Wednesday, November 14, 2012

{review + giveaway + project} Fed Up with Frenzy by Susan Sachs Lipman





"Life's textures, and ultimately memories, are woven from the many small acts and micro rituals that come together, moment by moment, to add up to our days, weeks, and ultimately lifetimes."
Susan Sachs Lipman




I was so happy to be given the opportunity to review Susan Lipman's book, Fed Up with Frenzy: Slow Parenting in a Fast-Moving World. Just the title speaks to something deep with in many of us; a desire to slow down, appreciate the moment and feel present in our family life. 

Slowing down the pace of your life is simple but not easy. I loved this book because it is filled with concrete ways to engage as a family. 

The book begins and ends with chapters outlining the problems and many practical solutions. The bulk of the book is filled with an encyclopedic collection of ideas for slow activities, slow games, slow crafts, slow cooking, slow travel, slow celebrations and more. There are no photographs or image tutorials, so you can imagine how much is packed into over 350 pages.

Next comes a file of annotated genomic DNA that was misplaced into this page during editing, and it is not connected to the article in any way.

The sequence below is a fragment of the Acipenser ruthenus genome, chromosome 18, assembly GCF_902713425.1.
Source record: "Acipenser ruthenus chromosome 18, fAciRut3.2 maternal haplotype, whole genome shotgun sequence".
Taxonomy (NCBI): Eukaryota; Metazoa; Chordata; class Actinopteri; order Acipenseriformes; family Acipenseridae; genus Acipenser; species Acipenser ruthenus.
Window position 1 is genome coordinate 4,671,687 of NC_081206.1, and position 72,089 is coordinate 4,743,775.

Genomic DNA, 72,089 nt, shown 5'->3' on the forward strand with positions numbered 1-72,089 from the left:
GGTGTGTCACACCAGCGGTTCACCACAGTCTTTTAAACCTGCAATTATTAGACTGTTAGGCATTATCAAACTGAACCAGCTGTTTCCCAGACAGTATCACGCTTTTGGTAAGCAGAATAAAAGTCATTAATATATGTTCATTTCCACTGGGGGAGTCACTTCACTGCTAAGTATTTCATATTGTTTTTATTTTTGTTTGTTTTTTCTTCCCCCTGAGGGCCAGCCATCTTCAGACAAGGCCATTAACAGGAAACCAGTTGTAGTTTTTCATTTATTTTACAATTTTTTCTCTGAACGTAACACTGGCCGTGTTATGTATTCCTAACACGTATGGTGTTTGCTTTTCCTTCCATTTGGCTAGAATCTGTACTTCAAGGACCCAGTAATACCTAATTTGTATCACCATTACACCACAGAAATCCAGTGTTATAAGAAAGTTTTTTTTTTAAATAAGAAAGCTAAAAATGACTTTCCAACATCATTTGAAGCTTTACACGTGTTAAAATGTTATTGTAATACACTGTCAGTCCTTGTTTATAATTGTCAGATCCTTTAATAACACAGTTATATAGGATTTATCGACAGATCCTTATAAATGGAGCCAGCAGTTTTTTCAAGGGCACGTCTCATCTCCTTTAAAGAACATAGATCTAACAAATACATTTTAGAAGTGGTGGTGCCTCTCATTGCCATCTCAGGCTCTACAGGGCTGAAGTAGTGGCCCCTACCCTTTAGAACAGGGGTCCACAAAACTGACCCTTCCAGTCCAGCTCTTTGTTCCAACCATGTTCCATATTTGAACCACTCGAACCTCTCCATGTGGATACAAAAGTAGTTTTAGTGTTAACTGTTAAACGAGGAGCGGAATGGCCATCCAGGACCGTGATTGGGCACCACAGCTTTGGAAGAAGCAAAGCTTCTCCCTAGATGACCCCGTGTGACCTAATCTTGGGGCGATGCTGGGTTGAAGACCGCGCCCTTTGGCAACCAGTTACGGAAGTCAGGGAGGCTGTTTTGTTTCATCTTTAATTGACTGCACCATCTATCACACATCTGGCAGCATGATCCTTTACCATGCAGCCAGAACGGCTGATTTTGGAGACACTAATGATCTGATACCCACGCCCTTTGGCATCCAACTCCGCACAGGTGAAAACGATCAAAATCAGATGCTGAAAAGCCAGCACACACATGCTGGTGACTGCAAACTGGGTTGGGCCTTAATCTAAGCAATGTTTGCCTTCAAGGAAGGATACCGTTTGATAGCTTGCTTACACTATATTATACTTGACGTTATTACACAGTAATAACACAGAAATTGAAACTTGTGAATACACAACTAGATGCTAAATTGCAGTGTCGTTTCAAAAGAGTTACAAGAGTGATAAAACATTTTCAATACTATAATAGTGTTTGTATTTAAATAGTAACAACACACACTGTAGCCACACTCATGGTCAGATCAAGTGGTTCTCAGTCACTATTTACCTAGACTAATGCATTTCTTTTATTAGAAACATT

Lipman has extensive scouting experience and that is reflected in many of the activities and songs. I particularly liked the catalog of  call and response songs and childhood hand clapping chants that I have long forgotten. Also, many of the playground games will be introduced to my children because of this book. 


This would be a great gift to yourself for your parenting bookshelf. You can browse through it when you need an idea for something simple and slow to do with your children. Most of the projects and activities are classic and use things you already have around your house. If you would like to win a copy, click down to the bottom for more information. 



{Project}


One of the micro rituals she suggests is to have interesting conversations at dinner, not just the logistical ones (who is driving who to soccer, who is picking up dinner...). We actually did something similar in my Mama Scout Family e-Lab, so I thought I would share that here. We made conversation starter jars.